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Two women cooking

Rachael Graham made sure to spend her time as a SNAP-Ed educator in Chambers and Randolph Counties to help students make informed food choices. She was able to accomplish this through nutrition education and creating food access for her communities.

Adult Centers

In both Chambers and Randolph Counties, Graham worked in adult centers to provide nutrition education. Through her efforts at Valley Haven School in Chambers County and the Randolph County Learning Center, she would speak to clients once a month about how food impacts their lives.

Before COVID-19, Graham set up a cooking demonstration for individuals at the centers to talk about certain food groups. She set up exercises about food, explained portion sizes, and cooked the recipes in front of the crowd. Most of the recipes were simple. This allowed for interaction from the clients to have a hands-on learning experience from Graham.

“Many of these individuals make their own food choices at home,” Graham said. “Many of the clients even shop for themselves at the local grocery store, so I felt it was so important for them to have this education.”

Guided Education

Graham guided the clients through Live Well Alabama recipe demonstrations and tastings, coupled with a USDA nutrition 10-Tip lessons. Each lesson focused on a particular food group.

For example, one day, the lesson would be about dairy, and Graham would spend the short session talking about why dairy was good for them, and the importance of low-fat dairy in their diet. She would also focus her recipe on dairy-based products to tie the entire lesson together.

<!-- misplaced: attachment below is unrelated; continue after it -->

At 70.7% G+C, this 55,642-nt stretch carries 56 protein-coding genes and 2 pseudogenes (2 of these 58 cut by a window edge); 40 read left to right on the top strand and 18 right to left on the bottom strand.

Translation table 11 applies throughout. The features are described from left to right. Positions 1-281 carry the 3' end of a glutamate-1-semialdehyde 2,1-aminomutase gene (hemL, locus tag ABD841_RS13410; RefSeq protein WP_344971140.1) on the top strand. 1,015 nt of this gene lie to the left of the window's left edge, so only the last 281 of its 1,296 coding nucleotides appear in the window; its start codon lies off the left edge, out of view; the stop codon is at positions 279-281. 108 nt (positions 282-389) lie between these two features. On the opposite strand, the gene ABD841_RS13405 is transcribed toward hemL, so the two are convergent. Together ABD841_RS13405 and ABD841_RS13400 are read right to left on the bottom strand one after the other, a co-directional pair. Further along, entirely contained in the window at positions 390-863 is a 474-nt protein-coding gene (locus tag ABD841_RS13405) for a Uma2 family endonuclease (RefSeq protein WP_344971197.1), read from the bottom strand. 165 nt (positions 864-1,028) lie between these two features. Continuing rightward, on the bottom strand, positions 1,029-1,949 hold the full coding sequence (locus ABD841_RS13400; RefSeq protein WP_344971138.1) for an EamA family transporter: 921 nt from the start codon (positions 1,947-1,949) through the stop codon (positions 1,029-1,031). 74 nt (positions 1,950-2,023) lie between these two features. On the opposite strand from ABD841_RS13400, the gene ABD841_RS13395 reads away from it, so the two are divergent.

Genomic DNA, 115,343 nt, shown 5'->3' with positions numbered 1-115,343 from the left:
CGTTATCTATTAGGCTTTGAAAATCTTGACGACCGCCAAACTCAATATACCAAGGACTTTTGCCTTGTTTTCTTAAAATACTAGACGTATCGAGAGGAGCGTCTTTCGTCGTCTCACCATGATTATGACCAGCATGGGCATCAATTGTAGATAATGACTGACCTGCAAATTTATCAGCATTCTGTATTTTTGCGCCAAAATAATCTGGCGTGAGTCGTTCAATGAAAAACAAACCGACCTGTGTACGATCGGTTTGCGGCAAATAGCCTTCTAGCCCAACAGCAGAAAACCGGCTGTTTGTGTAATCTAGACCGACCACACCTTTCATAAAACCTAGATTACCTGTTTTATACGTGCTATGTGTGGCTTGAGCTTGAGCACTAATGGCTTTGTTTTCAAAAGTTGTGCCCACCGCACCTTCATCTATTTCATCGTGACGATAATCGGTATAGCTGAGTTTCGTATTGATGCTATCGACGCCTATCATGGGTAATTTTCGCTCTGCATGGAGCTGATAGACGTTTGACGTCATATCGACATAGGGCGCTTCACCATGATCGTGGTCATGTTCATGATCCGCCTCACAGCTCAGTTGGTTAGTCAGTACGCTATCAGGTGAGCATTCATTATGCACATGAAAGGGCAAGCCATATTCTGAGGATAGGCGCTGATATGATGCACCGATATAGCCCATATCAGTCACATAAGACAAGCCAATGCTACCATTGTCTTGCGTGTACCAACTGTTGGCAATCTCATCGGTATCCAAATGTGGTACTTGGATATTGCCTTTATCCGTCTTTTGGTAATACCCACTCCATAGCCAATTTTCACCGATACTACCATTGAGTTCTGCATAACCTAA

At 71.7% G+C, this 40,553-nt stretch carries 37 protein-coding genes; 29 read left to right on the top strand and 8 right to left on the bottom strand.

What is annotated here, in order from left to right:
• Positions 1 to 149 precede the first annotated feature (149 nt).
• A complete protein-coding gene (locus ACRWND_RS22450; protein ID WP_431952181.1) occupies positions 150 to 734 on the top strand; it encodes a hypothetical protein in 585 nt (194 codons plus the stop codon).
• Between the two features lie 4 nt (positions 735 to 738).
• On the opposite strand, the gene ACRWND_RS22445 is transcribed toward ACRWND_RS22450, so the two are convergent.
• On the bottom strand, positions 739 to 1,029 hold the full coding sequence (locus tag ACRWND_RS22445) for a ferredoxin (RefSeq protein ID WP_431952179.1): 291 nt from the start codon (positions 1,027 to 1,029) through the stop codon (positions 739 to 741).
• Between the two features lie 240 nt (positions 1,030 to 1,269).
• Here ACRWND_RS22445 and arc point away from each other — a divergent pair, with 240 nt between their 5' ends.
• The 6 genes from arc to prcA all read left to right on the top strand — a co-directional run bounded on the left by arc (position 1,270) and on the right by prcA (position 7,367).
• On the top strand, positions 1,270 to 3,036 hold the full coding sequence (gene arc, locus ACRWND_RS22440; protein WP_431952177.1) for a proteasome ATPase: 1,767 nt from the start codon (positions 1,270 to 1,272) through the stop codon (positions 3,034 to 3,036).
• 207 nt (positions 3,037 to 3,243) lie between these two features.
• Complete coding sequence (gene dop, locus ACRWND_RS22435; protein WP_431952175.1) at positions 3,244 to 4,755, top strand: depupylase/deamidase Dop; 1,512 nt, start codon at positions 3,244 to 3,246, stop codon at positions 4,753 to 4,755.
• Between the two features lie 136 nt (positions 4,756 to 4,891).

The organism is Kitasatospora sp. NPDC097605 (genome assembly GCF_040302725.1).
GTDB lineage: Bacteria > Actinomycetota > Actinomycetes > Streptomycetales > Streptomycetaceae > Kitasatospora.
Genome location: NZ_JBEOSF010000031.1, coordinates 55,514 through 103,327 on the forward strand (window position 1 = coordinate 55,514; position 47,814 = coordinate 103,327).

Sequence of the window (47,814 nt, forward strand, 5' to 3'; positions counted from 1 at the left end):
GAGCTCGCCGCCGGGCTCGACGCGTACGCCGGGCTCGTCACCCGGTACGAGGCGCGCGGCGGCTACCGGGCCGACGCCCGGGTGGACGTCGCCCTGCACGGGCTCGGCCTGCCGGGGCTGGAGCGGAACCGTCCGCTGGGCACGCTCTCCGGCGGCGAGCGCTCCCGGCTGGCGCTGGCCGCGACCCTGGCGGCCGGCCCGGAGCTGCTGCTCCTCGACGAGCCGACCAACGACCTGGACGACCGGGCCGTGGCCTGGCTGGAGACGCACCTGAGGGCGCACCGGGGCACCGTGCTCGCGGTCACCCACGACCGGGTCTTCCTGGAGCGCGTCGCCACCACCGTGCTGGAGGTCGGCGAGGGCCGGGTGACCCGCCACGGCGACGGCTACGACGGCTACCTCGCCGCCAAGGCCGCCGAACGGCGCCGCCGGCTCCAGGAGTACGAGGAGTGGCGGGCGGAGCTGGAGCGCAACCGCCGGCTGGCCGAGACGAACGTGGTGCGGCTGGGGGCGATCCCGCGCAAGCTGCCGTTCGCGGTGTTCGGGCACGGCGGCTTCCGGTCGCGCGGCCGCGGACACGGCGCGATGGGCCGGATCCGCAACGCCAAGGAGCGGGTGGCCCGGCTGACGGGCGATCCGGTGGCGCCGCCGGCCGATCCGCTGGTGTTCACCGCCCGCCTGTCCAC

Going Virtual

During the pandemic, Graham transitioned her work from face to face education to virtual education. She recognized a need to create a resource identifying food access points in her counties. Graham noticed there were several food resources scattered across the county. However, there wasn’t an easy place for residents to find the food resource information.

“I created a tell-all sheet that had every food resource available from pickups at schools to churches to food banks and pantries and listed it all in one spot,” Graham said.

The information was shared with many community stakeholders, including the Randolph County Board of Education, that shared it as part of its regular phone calls to parents and social media where it reached more than 10,000 people.

Sherri Mulder is now the SNAP-Ed Educator in Chambers and Randolph Counties. To contact her, call (256) 357-2841 or email her at slm0127@aces.edu.

To find more success stories about SNAP-Ed educators, visit LiveWellAlabama.com.

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